- Email or talk to your students and let them know you are planning for remote teaching in case it is necessary. Be sure to communicate how students will receive information in the event of a campus closure.
- Establish a plan that includes:
- How to access live sessions
- How to check course updates and information
- Minimal expectations for remote attendance
- How and when to contact you for help or assistance
- Once you have a plan in place, share this with students in a variety of ways including paper copies, email, and as an uploaded document in Blackboard.
- Use the Remote Teaching Form (pdf) to plan your process for teaching from a distance.
- Follow instructions for setting up a Blackboard Collaborate meeting in Learn Original (pdf) or Ultra (pdf) formats to hold online sessions that can be conducted over the phone or internet.
- Follow the steps on the Remote Teaching Checklist (pdf) to ensure that you have connected with students and are properly following guidelines for equity and accessibility.
- Think about the activities and learning that normally take place in your course. Start with the things that can easily be taught remotely.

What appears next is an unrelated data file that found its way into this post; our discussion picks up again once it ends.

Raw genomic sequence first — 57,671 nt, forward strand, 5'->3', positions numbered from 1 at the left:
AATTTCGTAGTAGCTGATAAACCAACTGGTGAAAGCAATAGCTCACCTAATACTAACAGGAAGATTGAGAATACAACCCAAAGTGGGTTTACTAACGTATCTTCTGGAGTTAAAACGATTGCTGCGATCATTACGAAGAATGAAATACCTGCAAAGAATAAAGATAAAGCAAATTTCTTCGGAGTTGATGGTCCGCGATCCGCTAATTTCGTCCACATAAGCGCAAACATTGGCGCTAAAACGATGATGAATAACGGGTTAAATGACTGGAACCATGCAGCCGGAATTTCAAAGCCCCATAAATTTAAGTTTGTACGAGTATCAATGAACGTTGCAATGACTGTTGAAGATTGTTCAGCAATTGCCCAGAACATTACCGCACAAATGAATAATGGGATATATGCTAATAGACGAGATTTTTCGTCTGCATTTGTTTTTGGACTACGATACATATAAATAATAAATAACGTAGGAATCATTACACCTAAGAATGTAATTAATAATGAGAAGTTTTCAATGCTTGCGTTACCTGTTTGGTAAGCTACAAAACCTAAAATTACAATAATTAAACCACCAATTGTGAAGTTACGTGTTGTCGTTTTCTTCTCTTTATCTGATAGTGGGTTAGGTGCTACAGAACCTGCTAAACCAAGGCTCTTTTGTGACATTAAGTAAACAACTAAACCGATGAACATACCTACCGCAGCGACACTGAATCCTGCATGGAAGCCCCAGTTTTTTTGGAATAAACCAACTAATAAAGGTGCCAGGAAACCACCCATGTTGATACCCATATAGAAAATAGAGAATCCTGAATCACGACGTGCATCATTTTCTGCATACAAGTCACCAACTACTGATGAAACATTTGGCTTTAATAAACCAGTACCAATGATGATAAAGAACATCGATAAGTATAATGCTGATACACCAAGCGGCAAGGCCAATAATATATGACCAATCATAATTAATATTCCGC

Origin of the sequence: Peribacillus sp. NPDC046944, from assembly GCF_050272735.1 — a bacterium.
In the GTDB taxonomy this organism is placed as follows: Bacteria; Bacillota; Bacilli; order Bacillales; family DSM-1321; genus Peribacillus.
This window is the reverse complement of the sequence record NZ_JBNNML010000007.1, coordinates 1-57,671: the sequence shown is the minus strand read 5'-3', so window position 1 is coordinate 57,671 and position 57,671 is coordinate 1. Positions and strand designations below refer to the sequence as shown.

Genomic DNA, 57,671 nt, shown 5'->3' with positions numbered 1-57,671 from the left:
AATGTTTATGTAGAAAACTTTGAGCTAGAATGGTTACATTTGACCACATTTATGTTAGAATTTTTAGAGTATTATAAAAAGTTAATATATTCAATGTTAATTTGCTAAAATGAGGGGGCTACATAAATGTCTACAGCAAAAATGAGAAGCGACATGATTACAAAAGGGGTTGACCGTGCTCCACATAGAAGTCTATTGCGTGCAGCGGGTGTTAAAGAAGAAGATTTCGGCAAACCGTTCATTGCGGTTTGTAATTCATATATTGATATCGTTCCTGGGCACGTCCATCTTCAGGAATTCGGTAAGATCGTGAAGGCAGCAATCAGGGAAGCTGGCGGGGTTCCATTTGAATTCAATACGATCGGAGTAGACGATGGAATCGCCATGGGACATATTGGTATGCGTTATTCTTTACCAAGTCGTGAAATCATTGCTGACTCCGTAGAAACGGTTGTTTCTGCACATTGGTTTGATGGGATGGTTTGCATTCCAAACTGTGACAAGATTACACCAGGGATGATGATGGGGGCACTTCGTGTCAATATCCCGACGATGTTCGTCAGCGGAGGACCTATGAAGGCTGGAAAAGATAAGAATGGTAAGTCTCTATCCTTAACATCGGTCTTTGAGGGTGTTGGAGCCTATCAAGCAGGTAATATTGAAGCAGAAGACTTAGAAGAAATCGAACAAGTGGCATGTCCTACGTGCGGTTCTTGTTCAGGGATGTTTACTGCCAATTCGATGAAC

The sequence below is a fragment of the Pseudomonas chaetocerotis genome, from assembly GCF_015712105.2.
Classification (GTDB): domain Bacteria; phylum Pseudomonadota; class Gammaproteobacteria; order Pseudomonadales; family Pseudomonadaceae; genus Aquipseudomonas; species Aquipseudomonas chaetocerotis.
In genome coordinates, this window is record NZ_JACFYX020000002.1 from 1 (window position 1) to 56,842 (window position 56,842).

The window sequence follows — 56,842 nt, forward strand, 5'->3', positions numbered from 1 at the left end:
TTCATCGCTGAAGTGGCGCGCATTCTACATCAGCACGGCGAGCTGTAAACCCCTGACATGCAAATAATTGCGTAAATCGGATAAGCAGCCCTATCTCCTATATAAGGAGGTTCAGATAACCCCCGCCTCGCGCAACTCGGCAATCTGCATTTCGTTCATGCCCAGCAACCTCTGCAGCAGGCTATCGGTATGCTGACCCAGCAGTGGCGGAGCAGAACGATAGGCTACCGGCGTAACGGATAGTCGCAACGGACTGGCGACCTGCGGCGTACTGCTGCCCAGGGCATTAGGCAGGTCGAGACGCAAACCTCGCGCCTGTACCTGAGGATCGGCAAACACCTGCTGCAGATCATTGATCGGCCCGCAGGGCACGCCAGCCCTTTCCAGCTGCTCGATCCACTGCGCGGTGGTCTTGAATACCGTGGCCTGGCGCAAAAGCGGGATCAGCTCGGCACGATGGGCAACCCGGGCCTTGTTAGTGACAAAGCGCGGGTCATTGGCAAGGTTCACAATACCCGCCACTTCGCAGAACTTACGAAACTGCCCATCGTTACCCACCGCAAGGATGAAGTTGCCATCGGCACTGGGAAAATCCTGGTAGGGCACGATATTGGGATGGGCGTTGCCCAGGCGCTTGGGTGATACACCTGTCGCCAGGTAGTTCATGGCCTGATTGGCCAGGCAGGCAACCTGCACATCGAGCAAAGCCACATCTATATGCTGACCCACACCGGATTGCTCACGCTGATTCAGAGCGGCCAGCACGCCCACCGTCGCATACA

- Limit the technology you include. Unless you and the students are familiar with the technology, try to limit the requirements you set to only a few. Include only sites or apps that are necessary to continue instruction.
- Review the Determine Your Remote Teaching Strategies section to read suggested ways you could move content from in-person to remote.
At a minimum, you will want to become familiar with:
- Messaging your students
- Setting up and hosting a Blackboard Collaborate session
- Blackboard tools such as the gradebook and creating assignments
Your local leadership may have already set specific guidelines and procedures for remote teaching. Check with them first to ensure you are following the correct process for your program and college.